This ferry stuff? It's exhausting. I'm not lifting weights all day, and I'm not solving world hunger. But the combination of the odd hours, moments of intense concentration followed by 2 minutes of utter boredom, leaves you exhausted by the end of the shift.
I got to work at 5, to start at 5:15. I woke up almost every hour, worried I'd oversleep. I hope I don't do that tonight. I think I drank about 5 cups of coffee this morning, too. By the time we started up the boat at 5:30, there were two or three cars waiting on either side. My trainer this morning said that they're regulars, and are almost always the first customers of the day.
I drove a lot today. My trainer was very easy going and laid back, which is a lot easier for me. His preferred method is to let the boat coast into the landing, rather than going in fast, then putting it into reverse to slow down. I had quite a few perfect landings, which made me proud. At the same time, a few times, the boat had to be backed up to renegotiate the landing, since it was so far off, half the apron was hanging over the rocks.
The boat is on a cable. Several, in fact. The cable that really keeps the boat in place is called the "low water cable." It's attached to the shore on each side, on the downstream side. It runs through a pulley on the east and west side of the boat. Because of the current, the cable doesn't lay straight east and west across the river, but arcs. Because of the arc, there's extra play in where the boat can go. That's why the landings are tough. The boat may always go roughly east and west, but the cable plus the current means it usually doesn't face where you want. So you throttle back and forth and play with the winch to get the landing "square."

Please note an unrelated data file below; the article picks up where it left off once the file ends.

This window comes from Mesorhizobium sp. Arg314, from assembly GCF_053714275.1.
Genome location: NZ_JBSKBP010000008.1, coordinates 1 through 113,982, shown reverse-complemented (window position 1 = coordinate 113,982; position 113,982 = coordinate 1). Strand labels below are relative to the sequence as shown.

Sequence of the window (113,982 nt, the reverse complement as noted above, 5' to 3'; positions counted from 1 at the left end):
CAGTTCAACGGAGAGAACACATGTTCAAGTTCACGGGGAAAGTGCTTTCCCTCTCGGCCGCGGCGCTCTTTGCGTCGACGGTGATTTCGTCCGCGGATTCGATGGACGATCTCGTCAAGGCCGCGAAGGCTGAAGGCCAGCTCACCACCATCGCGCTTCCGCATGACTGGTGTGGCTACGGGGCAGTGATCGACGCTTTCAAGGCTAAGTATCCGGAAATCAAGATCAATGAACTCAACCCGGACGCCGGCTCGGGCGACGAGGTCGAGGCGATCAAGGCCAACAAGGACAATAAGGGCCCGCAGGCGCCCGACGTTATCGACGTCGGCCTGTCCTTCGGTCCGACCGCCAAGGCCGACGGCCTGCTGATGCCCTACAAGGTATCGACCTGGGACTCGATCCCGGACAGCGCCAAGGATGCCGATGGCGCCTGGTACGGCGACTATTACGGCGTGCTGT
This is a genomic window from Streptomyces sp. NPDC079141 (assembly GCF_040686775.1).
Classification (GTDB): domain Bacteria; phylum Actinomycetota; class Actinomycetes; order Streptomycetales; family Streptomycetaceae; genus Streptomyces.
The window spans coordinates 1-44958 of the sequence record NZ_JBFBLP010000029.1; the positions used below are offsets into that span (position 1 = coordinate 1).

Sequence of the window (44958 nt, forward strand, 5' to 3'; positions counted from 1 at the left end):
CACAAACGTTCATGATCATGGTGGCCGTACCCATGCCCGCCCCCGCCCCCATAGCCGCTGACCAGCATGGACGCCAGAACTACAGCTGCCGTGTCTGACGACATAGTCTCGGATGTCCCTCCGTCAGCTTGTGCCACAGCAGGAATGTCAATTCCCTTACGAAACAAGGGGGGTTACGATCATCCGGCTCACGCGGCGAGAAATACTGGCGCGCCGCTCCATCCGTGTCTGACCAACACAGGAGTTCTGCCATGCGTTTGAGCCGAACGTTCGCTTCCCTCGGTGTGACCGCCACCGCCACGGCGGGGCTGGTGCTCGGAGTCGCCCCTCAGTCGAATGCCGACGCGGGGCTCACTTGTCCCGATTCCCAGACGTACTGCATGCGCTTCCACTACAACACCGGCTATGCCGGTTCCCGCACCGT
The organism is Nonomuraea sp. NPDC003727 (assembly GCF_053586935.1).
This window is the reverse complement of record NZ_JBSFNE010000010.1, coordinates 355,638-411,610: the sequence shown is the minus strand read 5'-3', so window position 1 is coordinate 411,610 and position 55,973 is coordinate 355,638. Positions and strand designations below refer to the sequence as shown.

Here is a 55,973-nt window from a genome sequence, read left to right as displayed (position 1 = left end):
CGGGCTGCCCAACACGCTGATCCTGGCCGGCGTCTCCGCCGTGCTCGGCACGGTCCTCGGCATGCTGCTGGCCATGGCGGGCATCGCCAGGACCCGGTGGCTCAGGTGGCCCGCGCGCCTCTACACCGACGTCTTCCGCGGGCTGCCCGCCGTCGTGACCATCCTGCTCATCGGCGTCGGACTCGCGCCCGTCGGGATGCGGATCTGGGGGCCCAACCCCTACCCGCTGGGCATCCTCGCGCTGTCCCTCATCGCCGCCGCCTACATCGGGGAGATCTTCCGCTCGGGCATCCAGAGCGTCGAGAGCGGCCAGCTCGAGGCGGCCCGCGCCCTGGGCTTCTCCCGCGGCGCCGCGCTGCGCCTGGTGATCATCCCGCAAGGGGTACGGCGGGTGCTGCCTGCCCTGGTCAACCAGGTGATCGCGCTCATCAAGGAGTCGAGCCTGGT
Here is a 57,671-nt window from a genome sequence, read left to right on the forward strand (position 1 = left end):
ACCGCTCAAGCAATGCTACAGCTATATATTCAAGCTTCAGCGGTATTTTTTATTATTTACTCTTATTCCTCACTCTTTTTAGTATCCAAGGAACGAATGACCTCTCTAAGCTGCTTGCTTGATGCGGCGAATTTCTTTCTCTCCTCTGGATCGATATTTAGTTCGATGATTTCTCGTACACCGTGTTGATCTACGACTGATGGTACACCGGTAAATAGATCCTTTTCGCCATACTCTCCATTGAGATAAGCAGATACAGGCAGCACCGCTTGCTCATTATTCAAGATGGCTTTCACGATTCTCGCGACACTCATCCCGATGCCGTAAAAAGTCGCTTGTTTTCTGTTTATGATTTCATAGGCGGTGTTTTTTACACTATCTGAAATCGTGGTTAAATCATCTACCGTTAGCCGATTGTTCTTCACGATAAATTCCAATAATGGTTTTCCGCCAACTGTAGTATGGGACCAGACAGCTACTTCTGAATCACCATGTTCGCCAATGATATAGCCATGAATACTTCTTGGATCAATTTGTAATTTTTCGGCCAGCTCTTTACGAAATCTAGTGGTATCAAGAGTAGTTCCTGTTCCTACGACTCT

I like chatting with the customers. Almost everyone, even the regulars, seem to see that the ferry is something unique and a bit special, and greets me with a smile when I take the tolls. Unless the boat is totally full and we get something complicated, there's enough time for a bit of chit chat. Lots of people ask if I'm new. Tons of regulars.
At one point today, we had a super chaotic load. 4 large trucks and several cars piled on board. 2 of the trucks were beekeepers, and one guy tried to use his preloaded ferry card to pay, but the card was empty. So he was scrambling to come up with the fare. While I was trying to figure that out, since his card paid a portion of the fee but not all, and the machine doesn't let me fiddle with the amounts due, just the number of vehicles, someone else wanted to buy a new ferry card, which takes a few minutes. AND someone else needed a receipt, which takes a minute. I think it was also that same load where another car paid with a baggie of coins, and about half were Canadian, so I had to run back and he had to scrounge for coins I could accept. Phew!
But then I took a break. And I'll say, my breakroom? Way better than yours. :)
Right as my shift came to an end today, we got word that the old BV ferry, which will be replaced in the next few weeks, is being barged downstream, and will be passing our way momentarily. We had to take the boat to a particular shore, since it pulls harder on the low water cable, giving the ferry and barge more clearance. When it went by, it seemed so tiny and flimsy. It held 6 cars, the cabin was tiny, and the whole thing looked like a piece of cardboard, floating in the river. Is that what my boat looks like? While standing on board my boat, it seems strong, sturdy, huge. Here's the BV ferry going by, being pushed by a small barge.